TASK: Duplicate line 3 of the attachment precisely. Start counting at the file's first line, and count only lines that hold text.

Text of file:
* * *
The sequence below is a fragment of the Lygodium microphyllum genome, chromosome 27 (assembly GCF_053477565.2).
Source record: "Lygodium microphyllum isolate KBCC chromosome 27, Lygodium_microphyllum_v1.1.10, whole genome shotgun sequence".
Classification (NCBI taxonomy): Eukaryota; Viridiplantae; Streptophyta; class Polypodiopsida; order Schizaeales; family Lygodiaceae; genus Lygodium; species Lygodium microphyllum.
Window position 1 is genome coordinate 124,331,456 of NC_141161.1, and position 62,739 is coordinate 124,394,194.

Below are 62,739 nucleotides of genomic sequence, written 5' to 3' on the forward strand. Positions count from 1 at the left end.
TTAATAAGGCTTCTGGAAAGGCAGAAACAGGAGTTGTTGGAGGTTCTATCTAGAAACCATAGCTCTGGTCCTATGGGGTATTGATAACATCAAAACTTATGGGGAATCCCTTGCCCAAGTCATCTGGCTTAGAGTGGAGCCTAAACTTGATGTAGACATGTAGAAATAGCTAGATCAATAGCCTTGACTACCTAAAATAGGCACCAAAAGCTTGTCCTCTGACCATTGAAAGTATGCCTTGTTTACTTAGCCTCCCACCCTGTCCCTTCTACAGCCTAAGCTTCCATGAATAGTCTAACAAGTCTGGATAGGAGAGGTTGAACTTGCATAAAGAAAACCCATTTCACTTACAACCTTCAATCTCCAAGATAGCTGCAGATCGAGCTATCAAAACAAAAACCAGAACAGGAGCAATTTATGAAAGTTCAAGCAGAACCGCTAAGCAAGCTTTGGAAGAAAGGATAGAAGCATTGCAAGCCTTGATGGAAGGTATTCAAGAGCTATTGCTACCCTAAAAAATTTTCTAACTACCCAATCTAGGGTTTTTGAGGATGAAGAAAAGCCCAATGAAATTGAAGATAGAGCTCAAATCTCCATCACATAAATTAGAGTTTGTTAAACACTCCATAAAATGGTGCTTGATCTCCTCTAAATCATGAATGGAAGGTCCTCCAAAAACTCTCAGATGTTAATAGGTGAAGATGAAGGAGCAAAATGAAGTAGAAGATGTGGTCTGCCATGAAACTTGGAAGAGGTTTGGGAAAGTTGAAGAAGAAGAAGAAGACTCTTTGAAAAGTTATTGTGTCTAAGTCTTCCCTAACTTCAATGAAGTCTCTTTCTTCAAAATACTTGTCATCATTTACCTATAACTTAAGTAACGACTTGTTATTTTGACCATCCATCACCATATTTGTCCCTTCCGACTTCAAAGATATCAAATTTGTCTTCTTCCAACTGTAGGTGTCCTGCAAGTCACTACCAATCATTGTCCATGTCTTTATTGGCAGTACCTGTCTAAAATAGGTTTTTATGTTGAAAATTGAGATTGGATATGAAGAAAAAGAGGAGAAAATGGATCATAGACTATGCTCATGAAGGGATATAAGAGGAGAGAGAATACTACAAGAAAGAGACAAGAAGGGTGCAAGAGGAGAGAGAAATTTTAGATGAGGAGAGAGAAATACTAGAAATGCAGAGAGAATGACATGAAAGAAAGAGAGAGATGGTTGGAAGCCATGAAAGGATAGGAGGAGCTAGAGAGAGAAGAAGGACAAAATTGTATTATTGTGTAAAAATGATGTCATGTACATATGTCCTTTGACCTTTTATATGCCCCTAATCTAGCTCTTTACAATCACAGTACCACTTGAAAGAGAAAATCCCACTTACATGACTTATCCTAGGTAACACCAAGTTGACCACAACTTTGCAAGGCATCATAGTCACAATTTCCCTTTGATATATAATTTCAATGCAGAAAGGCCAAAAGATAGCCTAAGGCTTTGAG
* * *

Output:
Classification (NCBI taxonomy): Eukaryota; Viridiplantae; Streptophyta; class Polypodiopsida; order Schizaeales; family Lygodiaceae; genus Lygodium; species Lygodium microphyllum.